Calling all travel photographers who would like to see a photograph they’ve taken published on the cover of a travel guide.
Lonely Planet are looking for a stunning image for possible use on one of their new city guide covers. If you’ve got an eye for a photo that captures the essence of a city, that cover photo could well be yours.
Cover Photo Tips
Some of our travel photography tips will certainly help you but when shooting for covers you do need to think in a certain way; vertically.
Many aspiring photographers – not specialising in portraiture or architectural photography – tend to shoot almost entirely in landscape format; maybe influenced by how we see through television and computer screens, what fits best in their blogs, or works well as a generated thumbnail for featured posts.
As our eyes are aligned horizontally, it’s how we see the world; unless we take the time to study magazine and book covers, or use our cameras to look for different angles and produce stunning images by thinking graphically.
It’s also the shape of the camera screen; and a sign of laziness. You don’t need to turn your head to ‘see vertically’, just the camera.
Magazines and books usually need some space at the top of their covers for bleeding the title. In this case, Lonely Planet guides use white text. Blue skies are often a good choice for travel guide covers, but if you look at the examples above (or in a bookshop) you’ll see that’s not always the case.
Of course you could crop to format but why waste all those pixels. For every four or five photos you take horizontally, you should train yourself to turn the camera and look at the image in front of you – from top to bottom.
Sure we don’t always have the time and often just feel lucky to get something special in ‘that split second’.
Luckily there was enough blue sky and white snow for the editor of the Good Ski Guide to use my image of a downhill racer on his cover.
Get The Buzz
While I always get a buzz seeing my pictures used in travel guides or magazines, nothing beats the feeling of seeing an image you first composed through a camera viewfinder now staring back at you – and the passing public – from a shelf at the bookstore or local newsagent.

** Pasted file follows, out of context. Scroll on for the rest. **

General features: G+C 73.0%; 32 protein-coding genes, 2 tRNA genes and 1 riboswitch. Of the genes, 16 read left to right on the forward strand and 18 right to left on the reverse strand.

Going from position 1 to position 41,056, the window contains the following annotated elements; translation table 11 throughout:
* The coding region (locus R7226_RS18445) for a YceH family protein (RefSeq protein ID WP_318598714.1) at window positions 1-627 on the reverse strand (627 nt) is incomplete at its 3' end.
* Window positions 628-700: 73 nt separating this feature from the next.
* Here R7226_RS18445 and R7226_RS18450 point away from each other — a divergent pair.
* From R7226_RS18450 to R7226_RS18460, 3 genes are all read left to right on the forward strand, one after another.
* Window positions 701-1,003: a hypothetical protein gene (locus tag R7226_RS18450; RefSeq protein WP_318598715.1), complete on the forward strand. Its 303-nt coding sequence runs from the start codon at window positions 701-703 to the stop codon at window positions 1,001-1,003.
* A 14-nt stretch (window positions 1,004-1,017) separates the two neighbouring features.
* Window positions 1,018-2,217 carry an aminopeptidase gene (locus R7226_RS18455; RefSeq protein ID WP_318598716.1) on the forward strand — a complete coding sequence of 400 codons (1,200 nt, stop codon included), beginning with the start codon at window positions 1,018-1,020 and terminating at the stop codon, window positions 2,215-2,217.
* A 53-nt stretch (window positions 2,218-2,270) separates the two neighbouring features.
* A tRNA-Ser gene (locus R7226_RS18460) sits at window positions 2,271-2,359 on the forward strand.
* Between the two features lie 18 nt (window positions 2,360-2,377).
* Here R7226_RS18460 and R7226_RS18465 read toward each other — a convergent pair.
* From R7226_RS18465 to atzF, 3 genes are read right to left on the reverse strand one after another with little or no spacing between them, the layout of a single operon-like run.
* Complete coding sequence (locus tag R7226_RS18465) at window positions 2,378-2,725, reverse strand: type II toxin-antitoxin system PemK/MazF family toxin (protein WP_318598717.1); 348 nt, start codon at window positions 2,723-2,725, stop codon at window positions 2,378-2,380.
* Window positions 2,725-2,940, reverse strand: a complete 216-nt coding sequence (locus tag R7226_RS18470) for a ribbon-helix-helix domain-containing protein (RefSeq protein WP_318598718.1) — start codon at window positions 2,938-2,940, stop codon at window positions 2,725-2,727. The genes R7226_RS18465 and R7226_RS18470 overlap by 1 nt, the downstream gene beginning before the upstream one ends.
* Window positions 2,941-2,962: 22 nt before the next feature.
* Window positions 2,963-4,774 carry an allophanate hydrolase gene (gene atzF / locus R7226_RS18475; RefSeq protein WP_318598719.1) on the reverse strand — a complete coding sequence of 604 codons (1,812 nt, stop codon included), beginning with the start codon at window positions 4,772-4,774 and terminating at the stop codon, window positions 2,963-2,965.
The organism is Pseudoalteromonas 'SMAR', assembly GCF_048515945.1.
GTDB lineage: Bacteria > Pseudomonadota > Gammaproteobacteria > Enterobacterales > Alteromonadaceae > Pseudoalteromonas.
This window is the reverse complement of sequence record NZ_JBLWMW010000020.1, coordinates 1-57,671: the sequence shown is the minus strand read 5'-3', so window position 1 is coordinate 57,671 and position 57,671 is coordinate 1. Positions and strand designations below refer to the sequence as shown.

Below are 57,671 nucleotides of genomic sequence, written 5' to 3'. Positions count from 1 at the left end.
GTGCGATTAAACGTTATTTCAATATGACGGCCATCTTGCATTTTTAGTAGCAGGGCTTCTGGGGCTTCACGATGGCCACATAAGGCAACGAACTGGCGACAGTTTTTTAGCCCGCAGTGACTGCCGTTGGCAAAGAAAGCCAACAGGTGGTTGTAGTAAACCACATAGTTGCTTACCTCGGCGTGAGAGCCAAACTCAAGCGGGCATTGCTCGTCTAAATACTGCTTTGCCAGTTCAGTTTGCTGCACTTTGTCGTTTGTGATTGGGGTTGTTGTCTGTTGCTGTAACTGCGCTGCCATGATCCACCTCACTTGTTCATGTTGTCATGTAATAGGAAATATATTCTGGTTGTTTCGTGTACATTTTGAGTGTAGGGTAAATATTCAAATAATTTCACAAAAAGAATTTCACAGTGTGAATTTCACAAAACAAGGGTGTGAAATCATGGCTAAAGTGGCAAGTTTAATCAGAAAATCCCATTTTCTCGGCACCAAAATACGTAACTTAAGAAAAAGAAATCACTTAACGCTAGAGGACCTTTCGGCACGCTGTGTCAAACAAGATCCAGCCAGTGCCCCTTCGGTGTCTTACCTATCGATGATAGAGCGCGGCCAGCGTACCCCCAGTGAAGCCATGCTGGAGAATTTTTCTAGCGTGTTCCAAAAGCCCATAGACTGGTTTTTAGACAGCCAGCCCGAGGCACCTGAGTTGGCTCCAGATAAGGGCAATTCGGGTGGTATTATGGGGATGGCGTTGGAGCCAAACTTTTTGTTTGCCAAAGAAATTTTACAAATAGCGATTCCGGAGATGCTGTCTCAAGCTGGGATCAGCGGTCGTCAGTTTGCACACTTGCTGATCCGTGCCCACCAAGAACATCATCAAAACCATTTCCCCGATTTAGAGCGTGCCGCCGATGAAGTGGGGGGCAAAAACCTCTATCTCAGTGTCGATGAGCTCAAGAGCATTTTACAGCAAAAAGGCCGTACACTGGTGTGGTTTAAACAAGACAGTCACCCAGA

When that photo was published, I even had an old school friend (who I didn’t think was interested in skiing) stop me in the street and ask if that was my photo he had seen on the magazine cover.
Capture the City Competition
As with any competition, you can increase your chances of winning by properly reading the terms and conditions.
Lonely Planet would like your pictures to be in colour; in vertical, .jpg (or JPEG) format; have a maximum file size of 3MB; be submitted through the Lonely Planet Facebook page; not be digitally manipulated (except for cropping and re-sizing); and be taken within the last two years.
To stand a better chance of giving the publishers what they want, it helps to think specifically about their needs.
Lonely Planet would like an image that could be used on the cover of a city travel guidebook; an image that is simple in composition with something iconic to the destination; an image that would inspire someone to travel to the place (they like to say); and buy the book (I would say).
I’ve looked at some of the photos uploaded to Lonely Planet’s Capture the City competition on Facebook and most don’t seem to have followed the brief at all.
So before you enter, maybe take a look at what’s already there and ask yourself if you’d buy a book based solely on some of those images. I don’t think so.
City Guides to Choose From
Amsterdam, Angkor Wat & Siem Reap, Athens, Bangkok, Barcelona, Beijing, Berlin, Boston, Brussels, Budapest, Buenos Aires, Cancun, Cozumel & Yucatan, Cape Town, Chicago, Copenhagen, Dubai, Dublin, Dubrovnik, Edinburgh, Fez, Florence & Tuscany, Hanoi, Havana, Hong Kong & Macau, Istanbul, Ko Samui, Krakow, Kuala Lumpur, Kyoto, Las Vegas, Lisbon, Ljubljana, London, Los Angeles, Madrid, Marrakech, Melbourne, Mexico City, Miami, Milan, Montreal & Quebec City, Moscow, Munich & Bavaria, New Orleans, New York City, Paris, Prague, Puerto Vallarta, Rio de Janeiro, Rome, San Francisco, Seattle, Seoul, Shanghai, Singapore, St Petersburg, Stockholm, Sydney, Tallinn, Tokyo, Toronto, Valencia, Vancouver, Venice, Vienna, Washington DC.
The competition closes on June 13th, 2012 at 11:59pm Pacific Time; so you’ve got a week to look through your recent archives or, better still, get out to one of those cities nearest to you this weekend and capture something special.
Look at it as an assignment and see if you can perform under pressure.
► If you win the competition, thanks to reading this blog post, I’ll send you $50 through PayPal as well.
● To be eligible for this additional prize, you will need to post in the comments before the closing date.
Short URL: http://tnot.es/city
- Capture the City quiz: can you identify the city from the photo? (lonelyplanet.com)
- Capture the City: 5 of our favourite photos so far (lonelyplanet.com)